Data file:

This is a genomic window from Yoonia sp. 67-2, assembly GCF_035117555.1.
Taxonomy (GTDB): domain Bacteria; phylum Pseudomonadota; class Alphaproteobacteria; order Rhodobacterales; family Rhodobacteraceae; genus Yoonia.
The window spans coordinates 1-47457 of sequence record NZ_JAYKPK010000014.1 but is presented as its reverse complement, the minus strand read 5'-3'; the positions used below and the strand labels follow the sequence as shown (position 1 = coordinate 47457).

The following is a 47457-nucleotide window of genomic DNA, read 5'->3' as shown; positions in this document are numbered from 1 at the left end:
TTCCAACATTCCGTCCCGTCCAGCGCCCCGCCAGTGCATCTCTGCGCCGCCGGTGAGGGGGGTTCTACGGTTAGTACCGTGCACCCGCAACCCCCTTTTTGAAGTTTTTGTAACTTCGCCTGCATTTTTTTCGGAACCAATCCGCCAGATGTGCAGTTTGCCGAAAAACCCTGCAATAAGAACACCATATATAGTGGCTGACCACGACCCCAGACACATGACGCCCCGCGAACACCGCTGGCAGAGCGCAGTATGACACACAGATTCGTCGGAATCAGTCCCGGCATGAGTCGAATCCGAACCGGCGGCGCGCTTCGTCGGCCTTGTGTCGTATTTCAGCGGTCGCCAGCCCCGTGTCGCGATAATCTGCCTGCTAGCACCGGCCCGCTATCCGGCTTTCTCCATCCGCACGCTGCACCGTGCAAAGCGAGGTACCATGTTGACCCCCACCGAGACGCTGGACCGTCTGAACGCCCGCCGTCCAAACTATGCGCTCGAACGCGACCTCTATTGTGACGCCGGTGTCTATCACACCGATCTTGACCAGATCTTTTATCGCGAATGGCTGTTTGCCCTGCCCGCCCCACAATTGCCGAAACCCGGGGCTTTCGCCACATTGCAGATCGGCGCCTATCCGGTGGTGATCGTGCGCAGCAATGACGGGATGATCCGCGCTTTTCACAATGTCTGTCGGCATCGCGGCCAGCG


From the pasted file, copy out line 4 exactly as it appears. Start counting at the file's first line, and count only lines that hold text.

The following is a 47457-nucleotide window of genomic DNA, read 5'->3' as shown; positions in this document are numbered from 1 at the left end: